Measuring Consciousness in the Clinic

Measuring Consciousness in the Clinic

Nithin Nagaraj
Copyright: © 2020 |Pages: 12
DOI: 10.4018/978-1-7998-0326-3.ch004
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We don't doubt for a moment that we are conscious, but what is ‘Consciousness'? Understanding consciousness, its nature, and characteristics has remained a hard problem for several centuries. While philosophers, neuroscientists, physicists, psychologists, and psychiatrists grapple with this hard problem, clinicians are in need of a practical way to ‘measure' consciousness (or its surrogate). Determining whether a patient is conscious or not, and measuring the degree of consciousness, could be critical and potentially life-saving in a clinical scenario. In this chapter, we will review recent scientific approaches for modelling and measuring consciousness, and their clinical applications with an emphasis on a host of issues (theoretical, philosophical, methodological, technological, & clinical) and challenges that need to be satisfactorily and convincingly addressed going forward.
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‘Consciousness’ or conscious experience is the subjective qualitative feeling of ‘what it is like to be?’ (Nagel, 1974). Even as you read these words, you experience visual perceptions of words on a white background. At the same time, you may have an inner experience of a rich set of thoughts, feelings and bodily sensations (such as the tingling sensation in your toe) – these together with the sensory perceptions constitute your mind, body and world.

The central puzzle in gaining an understanding of ‘Mind’ which all theories of mind have to address is the nature and properties of ‘Consciousness’. Not surprisingly, there is no universally agreed upon theory or even a singular definition of consciousness, but its central importance in understanding of mind is more or less universally accepted. The very existence of consciousness, its nature and relationship with other nonconscious aspects of reality (‘Matter’) remains heavily disputed till date with the entire spectrum of philosophical positions possible, namely – the non-existence of consciousness (only matter or only mind ever exists); as a derived existence or emergent property (of matter, or mind which are taken as more fundamental); as a dualistic existence (consciousness and non-conscious entities both fundamentally exist but are distinct and different), and finally as a non-dualistic fundamental element of reality (consciousness alone exists – matter and mind being emergent manifestations). There are also in-between positions which do not fall in any of the positions described above.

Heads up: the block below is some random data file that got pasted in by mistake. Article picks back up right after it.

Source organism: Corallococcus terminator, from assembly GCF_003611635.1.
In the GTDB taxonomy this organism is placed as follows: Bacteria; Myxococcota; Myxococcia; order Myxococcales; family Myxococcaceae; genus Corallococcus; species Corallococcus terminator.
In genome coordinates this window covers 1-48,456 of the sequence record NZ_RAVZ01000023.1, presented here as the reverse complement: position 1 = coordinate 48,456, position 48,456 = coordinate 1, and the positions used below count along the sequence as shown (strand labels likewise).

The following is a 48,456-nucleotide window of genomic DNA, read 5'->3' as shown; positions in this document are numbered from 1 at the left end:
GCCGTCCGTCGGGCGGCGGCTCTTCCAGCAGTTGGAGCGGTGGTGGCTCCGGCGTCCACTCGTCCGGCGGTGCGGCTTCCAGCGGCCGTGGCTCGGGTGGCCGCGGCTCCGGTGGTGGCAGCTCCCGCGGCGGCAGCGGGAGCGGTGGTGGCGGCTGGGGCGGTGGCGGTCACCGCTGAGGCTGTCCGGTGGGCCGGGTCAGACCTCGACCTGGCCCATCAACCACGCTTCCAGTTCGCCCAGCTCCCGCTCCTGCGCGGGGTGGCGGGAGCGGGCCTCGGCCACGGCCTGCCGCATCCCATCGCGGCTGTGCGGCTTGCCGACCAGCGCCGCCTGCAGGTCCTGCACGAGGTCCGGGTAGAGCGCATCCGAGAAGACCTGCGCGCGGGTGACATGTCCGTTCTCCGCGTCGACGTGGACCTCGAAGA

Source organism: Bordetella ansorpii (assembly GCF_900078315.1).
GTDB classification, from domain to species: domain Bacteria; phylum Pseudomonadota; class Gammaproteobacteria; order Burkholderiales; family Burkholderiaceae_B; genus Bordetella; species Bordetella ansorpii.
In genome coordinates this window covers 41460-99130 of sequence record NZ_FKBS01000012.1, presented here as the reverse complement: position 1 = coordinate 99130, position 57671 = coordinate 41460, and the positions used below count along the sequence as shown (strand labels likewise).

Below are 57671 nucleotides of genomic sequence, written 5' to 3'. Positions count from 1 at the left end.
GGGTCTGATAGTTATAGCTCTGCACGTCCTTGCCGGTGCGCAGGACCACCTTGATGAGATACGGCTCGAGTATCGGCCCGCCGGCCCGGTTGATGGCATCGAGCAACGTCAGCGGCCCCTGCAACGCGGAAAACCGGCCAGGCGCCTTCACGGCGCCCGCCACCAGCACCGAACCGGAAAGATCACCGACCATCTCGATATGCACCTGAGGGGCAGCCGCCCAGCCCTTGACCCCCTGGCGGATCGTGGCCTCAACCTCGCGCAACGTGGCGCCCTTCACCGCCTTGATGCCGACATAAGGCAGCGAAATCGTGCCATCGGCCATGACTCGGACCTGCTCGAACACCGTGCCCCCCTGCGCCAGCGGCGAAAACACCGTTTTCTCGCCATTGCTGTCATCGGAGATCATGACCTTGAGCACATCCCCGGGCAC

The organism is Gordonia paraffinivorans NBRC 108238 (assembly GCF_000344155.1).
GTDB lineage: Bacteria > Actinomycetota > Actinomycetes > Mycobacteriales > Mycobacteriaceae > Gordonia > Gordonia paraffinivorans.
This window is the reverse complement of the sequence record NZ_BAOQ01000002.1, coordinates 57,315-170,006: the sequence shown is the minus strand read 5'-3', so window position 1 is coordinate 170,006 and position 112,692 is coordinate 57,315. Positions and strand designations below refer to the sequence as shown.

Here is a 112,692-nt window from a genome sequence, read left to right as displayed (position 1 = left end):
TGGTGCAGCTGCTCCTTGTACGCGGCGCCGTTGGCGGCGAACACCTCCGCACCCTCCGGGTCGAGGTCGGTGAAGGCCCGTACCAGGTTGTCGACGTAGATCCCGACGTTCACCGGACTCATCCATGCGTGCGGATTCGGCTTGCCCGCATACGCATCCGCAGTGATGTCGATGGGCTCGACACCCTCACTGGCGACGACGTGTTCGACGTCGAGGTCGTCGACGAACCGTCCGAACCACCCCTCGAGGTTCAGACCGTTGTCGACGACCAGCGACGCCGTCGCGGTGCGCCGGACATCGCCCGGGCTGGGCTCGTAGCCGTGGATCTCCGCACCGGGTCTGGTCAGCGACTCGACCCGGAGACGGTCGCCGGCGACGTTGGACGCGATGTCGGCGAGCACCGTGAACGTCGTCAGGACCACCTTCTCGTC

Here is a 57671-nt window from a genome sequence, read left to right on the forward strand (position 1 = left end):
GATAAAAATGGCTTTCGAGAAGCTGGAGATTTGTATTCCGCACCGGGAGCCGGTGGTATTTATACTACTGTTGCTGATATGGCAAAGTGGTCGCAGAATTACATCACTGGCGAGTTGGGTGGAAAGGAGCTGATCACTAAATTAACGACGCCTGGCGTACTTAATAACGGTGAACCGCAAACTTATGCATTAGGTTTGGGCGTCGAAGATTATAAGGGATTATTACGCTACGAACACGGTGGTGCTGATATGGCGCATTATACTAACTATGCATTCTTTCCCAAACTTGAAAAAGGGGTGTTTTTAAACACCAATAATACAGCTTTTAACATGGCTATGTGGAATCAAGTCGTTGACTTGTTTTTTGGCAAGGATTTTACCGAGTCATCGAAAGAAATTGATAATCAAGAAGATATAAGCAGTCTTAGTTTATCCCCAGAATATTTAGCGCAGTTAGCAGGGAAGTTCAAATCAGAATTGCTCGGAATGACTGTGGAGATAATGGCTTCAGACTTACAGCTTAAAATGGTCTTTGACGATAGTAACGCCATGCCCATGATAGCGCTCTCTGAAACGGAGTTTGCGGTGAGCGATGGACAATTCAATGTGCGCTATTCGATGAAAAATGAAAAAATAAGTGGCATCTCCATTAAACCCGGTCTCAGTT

The exact nature of relationships between Consciousness-Mind-Matter is far from being philosophically settled. However, clinicians are more interested in knowing whether this conscious experience can in fact be measured in the clinic (under an appropriately chosen definition of consciousness). Recently, it has been fiercely debated by philosophers, scientists and medical practitioners whether conscious experience could at all be reduced to some kind of neural activity in brain networks. If indeed one can measure consciousness via measuring activity in the brain, then it can be readily used in the clinic to determine whether an incommunicative patient is conscious or not. Furthermore, measuring the level of consciousness (or its surrogate) could well be critical and potentially life-saving in a clinical scenario.

While there are differing viewpoints on this topic of measuring consciousness without any consensual agreement, there have been several attempts to study consciousness scientifically in the past couple of decades. The recent emphasis on developing a ‘Science of Consciousness’ is evident in the number of scientific measures of consciousness that have been proposed in the literature (Seth et al., 2008; Nagaraj & Virmani, 2017; Virmani & Nagaraj, 2019 and references there in). We shall delve into these, but first we take an overview of the approaches to understanding consciousness from different disciplines.

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